What you’re looking at is a mountaintop removal mine on the eastern slopes of Black Mountain’s Rogers and Divide Ridges (see more on Black Mountain below). These ridges are home to the headwaters of both the Powell and Guest Rivers and today are several hundred feet lower than they once were. The reason is due to the activity of mountaintop removal (often shortened to MTR). What is MTR? As opposed to deep mining (which extracts coal using shafts dug deep underground) and traditional surface mining (which removes overlying rock to expose coal in smaller “strips” or blocks), MTR mining blasts overlying rock off of coal seams and deposits it in the valleys below. MTR has become a controversial practice since it causes massive ecological impacts – burying streams and altering topography – and also since it requires fewer people to do, restricting employment for miners. It’s also the reason for the mountain’s odd shape in the distance as viewed from Flag Rock Overlook.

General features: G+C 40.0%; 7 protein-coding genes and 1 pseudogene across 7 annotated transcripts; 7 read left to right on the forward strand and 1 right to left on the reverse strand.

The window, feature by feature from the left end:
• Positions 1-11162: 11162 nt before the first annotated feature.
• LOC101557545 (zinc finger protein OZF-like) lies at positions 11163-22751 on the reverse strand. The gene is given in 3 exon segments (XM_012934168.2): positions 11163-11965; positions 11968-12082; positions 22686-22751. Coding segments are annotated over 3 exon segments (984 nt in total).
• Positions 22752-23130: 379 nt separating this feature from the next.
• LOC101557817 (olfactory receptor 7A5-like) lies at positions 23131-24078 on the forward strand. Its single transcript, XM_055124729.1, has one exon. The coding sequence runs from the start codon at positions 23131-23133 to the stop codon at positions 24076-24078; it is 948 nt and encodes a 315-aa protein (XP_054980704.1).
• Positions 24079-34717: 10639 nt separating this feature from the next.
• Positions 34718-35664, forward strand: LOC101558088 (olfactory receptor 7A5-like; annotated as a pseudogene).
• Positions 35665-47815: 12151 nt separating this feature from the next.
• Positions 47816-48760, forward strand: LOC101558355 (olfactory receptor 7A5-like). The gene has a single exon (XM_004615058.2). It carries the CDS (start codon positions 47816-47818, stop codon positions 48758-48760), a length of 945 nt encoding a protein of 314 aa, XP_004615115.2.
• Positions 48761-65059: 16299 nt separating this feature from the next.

2.) Downtown Norton (2,141 feet above sea level; 1 mile away): The buildings and city streets below you belong to downtown Norton, Virginia’s smallest independent city. If you like friendly people, outdoor recreation, old-time music, and history, Norton is for you. Check out all the city has to offer here, plus a recent feature on the city as an up-and-coming outdoor rec town at Blue Ridge Outdoors.
3.) Pound Gap (approx. 2400 feet above sea level; 16 miles away): If you’ve driven between Virginia and Kentucky on US Highway 23, you’ve crossed through Pound Gap – a low pass on the long ridgeline of Pine Mountain – on your way over the mountain. You can see Pound Gap from Flag Rock on a clear day, but it might not be obvious. Bring your binoculars, though, and it’s possible to make out the low dip on Pine Mountain as it passes behind Black Mountain and even see one of the gas stations located near the gap. Although it’s hard to tell from here, Pound Gap is also a significant geologic location. Read all about it here.